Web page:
The rates of opioid-related hospital admissions and ED visits rose by 64 and 99.4 percent, respectively, between 2005 and 2014, according to data released Thursday by the Agency for Healthcare Research and Quality (AHRQ).
How physicians can help curb the opioid epidemic
The data are based on information from the Healthcare Cost and Utilization Project 2005-2014 National Inpatient Sample, 2005-2014 Nationwide Emergency Department Sample, 2009-2014 State Inpatient Databases, and 2009-2014 State Emergency Department Databases.
Opioid-related hospital admissions
According to the data, the national average rate of opioid-related hospitalizations was 225 per 100,000 people in 2014, compared with 137 per 100,000 people in 2005.
The data showed variations in opioid-related hospitalization rates by state. For instance, Maryland had the highest rate of opioid-related hospitalizations, at 362.1 per 100,000 people in 2014, while Iowa had the lowest rate, at 44.2 per 100,000 people in 2014. Oregon experienced the largest rate increase in opioid-related hospitalizations from 2009 to 2014, at 89 percent.
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Opioid-related ED visits
According to the data, the national average rate of opioid-related ED visits rose from 89.1 per 100,000 people in 2005 to 177.7 per 100,000 people in 2014.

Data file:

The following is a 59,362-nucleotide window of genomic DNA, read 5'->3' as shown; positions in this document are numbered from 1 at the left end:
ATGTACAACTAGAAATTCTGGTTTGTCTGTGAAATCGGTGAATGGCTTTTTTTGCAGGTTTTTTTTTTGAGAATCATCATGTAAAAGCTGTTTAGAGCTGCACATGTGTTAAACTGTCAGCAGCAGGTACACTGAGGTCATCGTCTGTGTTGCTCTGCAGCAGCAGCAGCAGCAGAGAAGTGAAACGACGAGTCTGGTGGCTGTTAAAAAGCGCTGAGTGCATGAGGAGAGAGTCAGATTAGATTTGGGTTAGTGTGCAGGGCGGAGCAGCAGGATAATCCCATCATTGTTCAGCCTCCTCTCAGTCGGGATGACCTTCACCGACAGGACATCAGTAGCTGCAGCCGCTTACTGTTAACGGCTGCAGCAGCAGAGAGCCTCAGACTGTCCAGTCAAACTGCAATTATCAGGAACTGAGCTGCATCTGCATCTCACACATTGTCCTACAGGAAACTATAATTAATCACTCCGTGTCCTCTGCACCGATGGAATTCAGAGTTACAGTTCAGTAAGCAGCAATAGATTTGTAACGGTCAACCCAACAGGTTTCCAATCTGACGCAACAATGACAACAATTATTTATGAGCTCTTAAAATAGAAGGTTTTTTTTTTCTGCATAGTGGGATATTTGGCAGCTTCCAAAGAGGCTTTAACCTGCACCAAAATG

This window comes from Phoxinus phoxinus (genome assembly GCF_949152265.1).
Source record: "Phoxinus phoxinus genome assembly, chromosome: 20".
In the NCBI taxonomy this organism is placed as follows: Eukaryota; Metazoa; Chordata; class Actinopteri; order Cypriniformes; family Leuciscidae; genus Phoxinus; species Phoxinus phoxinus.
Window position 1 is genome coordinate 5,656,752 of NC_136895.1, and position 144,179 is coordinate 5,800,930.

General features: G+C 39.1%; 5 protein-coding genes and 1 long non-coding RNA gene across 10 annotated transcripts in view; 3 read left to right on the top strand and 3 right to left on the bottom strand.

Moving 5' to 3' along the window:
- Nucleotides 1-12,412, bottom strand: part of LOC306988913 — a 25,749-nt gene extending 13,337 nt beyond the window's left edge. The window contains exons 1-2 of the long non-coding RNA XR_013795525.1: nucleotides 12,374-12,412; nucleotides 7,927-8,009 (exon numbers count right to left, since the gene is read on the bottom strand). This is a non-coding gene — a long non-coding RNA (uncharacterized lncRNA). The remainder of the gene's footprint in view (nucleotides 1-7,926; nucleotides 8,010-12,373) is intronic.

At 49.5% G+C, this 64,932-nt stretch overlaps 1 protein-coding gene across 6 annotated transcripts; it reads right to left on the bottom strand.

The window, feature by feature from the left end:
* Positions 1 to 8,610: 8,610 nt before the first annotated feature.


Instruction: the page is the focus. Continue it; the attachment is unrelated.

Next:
The data showed opioid-related ED visit rates also varied by state. Massachusetts had the largest rate, at 441.6 visits per 100,000 people in 2014, while Iowa had the lowest rate, at 31.1 visits per 100,000 people in 2014. Ohio experienced the largest rate increase in opioid-related ED visits from 2009 to 2014, at 119.1 percent.
The data also showed the rate of opioid-related overdose deaths increased by 200 percent between 2000 and 2014. According to the data, "Between 2013 and 2014 alone, the rate of opioid overdose deaths increased 14 percent, from 7.9 to 9.0 per 100,000" people.
AHRQ in the data brief said the U.S. opioid misuse epidemic "has reached alarming levels in many parts of the United States, affecting the lives of thousands of individuals and families" (Mangan, CNBC, 12/15; Preidt, HealthDay, 12/15; Weiss et al., AHRQ data brief, December 2016).
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